Venezuela’s Maduro Forces Banks to Adopt Crypto
If Venezuela is not on your news radar, it should be. The timeline over the last year regarding the government takeover by “President” Maduro is enough to make the average person more than pissed off. Venezuela has one of the largest (if not the largest) oil reserves in the world. The country is somehow experiencing an economic collapse and only putting out 1/3 of the oil it used to. That’s what happens when corruption runs rampant and you put political friends in positions they have no business being in. With oil being Venezuela’s biggest, and for the most part the only source of revenue, it makes you scratch your head as to why the country is starving to death and riots are rampant.
FORCE THE USE
Maduro’s brilliant idea to fix it all? Take billions of dollars in loans from the socialist friendly countries of Russia and China, then create a cryptocurrency backed by Venezuelan oil, the Petro. He didn’t stop there though; Maduro has announced that all Venezuelan banks MUST accept the Petro as a unit of account. Nothing helps along mass adoption like forcing every bank in your country to use it. Petro was unveiled back in December but not without controversy. Maduro claimed to have raised billions of dollars in a pre-sale of Petro, though he hasn’t produced any evidence of this.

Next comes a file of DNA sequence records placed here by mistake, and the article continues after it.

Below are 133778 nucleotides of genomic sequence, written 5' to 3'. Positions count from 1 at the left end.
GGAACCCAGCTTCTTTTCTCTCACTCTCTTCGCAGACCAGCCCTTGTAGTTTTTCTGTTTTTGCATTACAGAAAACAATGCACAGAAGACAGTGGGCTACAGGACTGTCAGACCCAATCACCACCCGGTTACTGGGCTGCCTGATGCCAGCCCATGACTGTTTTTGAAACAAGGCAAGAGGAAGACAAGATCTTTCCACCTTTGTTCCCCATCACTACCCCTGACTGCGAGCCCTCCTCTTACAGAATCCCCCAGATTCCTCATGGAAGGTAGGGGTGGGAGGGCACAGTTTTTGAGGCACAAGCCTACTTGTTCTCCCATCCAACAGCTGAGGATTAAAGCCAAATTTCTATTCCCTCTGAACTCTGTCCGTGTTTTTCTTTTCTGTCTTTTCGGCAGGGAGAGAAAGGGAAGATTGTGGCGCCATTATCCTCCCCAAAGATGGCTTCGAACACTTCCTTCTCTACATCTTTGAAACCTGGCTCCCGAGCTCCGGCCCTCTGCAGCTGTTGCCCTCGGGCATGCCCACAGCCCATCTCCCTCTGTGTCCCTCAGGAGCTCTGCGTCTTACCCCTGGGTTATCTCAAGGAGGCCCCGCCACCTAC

TIES TO OIL
Each Petro is backed by a barrel of Venezuelan oil, tied directly to the price of oil. With 100 million Petro, and the average price of Venezuelan’s oil being $60, that leaves the supply of Petro worth $6 Billion. Maduro says they created it in response to sanctions from the US, however, details on Petro are very scarce. The official site, http://petro.gob.ve/index-en.html#home, says the State run crypto had the biggest ICO in history. The details and success of Petro are yet to be seen, but when the government makes the crypto and forces the banks to use it, it’s clear they have left the beaten path of what crypto was created for.
“There is a fine line between patience and laziness. It takes experience and wisdom to know the difference. I would rather jump into something too quickly than miss the opportunity forever” – Me